How to Create the Perfect Password

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Whether you’re a wannabe 13-year-old or the owner of a multimillion-dollar business, losing your password can have absolutely massive repercussions. Hackers are always on the hunt for prey like hungry vultures and we must ensure that we don’t give them a sniff by fortifying our accounts by strong passwords. Preventing your cell phone from being tracked and your computer from being monitored is as fundamental as breathing in this day and age. Here’s what you can do to create a password that would be a nightmare for any hacker vying to chop it open…

1. Make it complex

A complex password is one that is significantly long in characters (8 or more) and is alphanumeric in nature, with the usage of symbols as well. The longer the password is, the more time it will take for the hacker to crack it. The same goes for the more characters you use. Try to use as much length and width of your keyboard by using as diversified keys as possible. A nonsensical hotchpotch of a wide array of keys is the ideal password.

2. Add variation

Having the same password for all, or most, of your accounts – which is an incredibly common practice – is strictly unadvisable. While we are opting for convenience and ease, having the same password across the board also connotes that if one of them snaps, all of your accounts go out of the ballpark.

3. Regularly change the passwords

Now that you’ve created a complex blend of keys, and have varied it around to ensure its safety, the next step is to keep changing your passwords after regular intervals of time. Changing your passwords after every fortnight to a month, you could further shield your account from a hacking menace.

4. Use a password strength testing tool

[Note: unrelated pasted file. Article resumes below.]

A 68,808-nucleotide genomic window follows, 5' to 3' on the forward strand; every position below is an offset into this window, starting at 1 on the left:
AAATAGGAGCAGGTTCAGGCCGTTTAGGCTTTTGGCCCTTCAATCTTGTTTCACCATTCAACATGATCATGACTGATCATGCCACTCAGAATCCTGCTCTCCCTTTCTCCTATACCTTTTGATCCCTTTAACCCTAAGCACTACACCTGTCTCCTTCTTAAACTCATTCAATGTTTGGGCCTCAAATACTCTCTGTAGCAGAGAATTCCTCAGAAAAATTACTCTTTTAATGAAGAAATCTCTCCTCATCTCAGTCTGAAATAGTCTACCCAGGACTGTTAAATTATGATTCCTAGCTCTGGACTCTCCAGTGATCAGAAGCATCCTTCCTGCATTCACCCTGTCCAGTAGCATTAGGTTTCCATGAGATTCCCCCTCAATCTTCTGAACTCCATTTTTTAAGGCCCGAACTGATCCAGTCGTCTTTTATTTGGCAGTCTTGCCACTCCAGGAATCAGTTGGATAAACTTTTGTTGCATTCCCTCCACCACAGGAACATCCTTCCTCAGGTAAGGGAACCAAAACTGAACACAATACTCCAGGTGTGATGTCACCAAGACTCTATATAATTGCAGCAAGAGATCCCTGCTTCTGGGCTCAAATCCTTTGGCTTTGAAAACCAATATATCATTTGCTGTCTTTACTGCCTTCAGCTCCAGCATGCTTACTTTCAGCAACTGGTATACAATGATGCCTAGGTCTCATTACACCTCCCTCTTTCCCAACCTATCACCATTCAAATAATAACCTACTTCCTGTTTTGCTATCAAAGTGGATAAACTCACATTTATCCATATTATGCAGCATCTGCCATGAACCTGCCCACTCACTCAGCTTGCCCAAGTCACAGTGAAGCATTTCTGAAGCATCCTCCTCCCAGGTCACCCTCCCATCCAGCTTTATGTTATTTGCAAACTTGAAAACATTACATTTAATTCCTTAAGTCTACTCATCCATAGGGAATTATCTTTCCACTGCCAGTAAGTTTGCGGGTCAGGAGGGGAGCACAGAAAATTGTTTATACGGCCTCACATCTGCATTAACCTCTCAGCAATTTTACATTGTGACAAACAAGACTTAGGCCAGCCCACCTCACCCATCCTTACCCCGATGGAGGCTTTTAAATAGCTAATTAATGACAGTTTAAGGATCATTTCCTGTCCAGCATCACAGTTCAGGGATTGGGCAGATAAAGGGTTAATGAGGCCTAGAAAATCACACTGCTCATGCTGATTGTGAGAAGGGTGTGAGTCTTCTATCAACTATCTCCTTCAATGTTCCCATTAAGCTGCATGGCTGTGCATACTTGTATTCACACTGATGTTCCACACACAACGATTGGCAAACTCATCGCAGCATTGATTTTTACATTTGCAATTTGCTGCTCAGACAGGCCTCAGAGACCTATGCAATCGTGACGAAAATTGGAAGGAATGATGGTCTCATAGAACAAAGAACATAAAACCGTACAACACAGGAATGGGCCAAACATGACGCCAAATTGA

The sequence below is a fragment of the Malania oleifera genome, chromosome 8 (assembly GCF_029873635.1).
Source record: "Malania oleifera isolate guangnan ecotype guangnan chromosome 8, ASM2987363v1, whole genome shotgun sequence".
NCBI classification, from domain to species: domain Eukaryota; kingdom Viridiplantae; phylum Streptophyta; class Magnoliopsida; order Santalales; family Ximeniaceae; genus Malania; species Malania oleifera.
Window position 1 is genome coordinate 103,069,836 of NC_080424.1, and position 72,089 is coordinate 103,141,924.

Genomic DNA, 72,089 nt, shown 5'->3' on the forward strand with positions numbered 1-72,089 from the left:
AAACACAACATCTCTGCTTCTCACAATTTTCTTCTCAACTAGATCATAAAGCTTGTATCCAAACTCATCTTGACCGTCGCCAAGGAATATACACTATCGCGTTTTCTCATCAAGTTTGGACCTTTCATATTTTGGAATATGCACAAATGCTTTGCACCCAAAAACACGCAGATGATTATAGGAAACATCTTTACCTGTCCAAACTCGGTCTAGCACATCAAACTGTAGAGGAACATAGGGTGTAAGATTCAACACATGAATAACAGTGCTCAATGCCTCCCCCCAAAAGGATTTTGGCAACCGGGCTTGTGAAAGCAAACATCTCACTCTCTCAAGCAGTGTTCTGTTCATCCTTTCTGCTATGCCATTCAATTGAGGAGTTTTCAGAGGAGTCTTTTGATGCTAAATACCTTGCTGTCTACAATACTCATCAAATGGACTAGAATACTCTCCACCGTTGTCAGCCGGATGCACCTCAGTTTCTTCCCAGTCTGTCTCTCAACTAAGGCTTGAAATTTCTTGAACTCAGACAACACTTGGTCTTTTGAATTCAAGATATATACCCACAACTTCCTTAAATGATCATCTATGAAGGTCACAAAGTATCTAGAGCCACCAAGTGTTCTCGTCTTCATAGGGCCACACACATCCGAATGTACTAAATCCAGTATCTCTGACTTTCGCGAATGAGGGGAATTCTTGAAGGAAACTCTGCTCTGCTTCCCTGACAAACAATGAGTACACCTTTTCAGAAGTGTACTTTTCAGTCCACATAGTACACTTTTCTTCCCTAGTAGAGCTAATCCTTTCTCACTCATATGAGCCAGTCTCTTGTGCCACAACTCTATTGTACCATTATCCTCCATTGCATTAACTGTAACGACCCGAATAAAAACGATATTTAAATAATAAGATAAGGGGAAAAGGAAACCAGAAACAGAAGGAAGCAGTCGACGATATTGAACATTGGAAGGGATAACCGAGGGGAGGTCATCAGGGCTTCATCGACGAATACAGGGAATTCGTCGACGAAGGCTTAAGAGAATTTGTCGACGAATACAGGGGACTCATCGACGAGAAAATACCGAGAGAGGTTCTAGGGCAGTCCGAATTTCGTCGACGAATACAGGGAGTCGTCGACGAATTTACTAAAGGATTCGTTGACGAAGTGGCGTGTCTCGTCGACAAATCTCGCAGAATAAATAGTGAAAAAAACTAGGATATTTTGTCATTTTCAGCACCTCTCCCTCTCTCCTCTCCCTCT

A password strength testing tool tells you where your password lies on the safety gauge. It could range from being ‘weak’ to ‘best’ with ‘medium’ and ‘strong’ in between the two extremes. And of course it goes without saying the longer your password and the more diverse it is, the further up the safety scale it would be too.

5. Use a passphrase

Using a phrase instead of words can also help you elongate the password. It would be easy to memorize as well. What you can also do is add a word at the start of the phrase to differentiate different phrases for different platforms. Like for instance your Facebook password can have ‘face’ at the start of the phrase, hotmail account can have ‘hot’ and so on and so forth.

6. Don’t use personal information

Whether you’re using phrases or random words, never use information that is commonly known; like for example your name, your cell phone number, your favorite sports team or even your pet’s name. Trying those words or numbers would be the first course of action for any potential hacker which is why it is extremely important for you to steer clear of your personal information while coming up with a password.

7. Avoid using real words

As mentioned earlier, a hotchpotch of random characters is a million times stronger password than one that uses real words. A random array of keys is more difficult to crack open for the simple reason that deciphering haphazard keys would increase the hacking odds than figuring out a password that has real words in it.

8. Memorize the password; avoid writing it down

Of course, the downside of a complex password is memorizing it. But if what you’re getting in return is cell phone, computer and your accounts’ security, overexerting your little grey cells is definitely worth it. While you’re trying to memorize the password it is common practice to write the password on a paper. Avoid doing that. You never know who might be able to get access to that paper especially if you forget to destroy it.
Take these steps to ensure that your passwords have enough steel to ward off probing intentions and ascertain that your cell phone is not tracked and your computer is safe from monitoring. It’s about time you realize – if you haven’t already – that the door between your security and multi-pronged setbacks is your password. Make sure it’s made of strong construction material and is always bolted.

Author Bio
Jane Andrew is the author of monitoring software for computer and keylogger technology. She provides tips, tricks about cell phone security and privacy. You can also follow her on Twitter @janeandrew01 to get the latest tips about cell phone and computer security.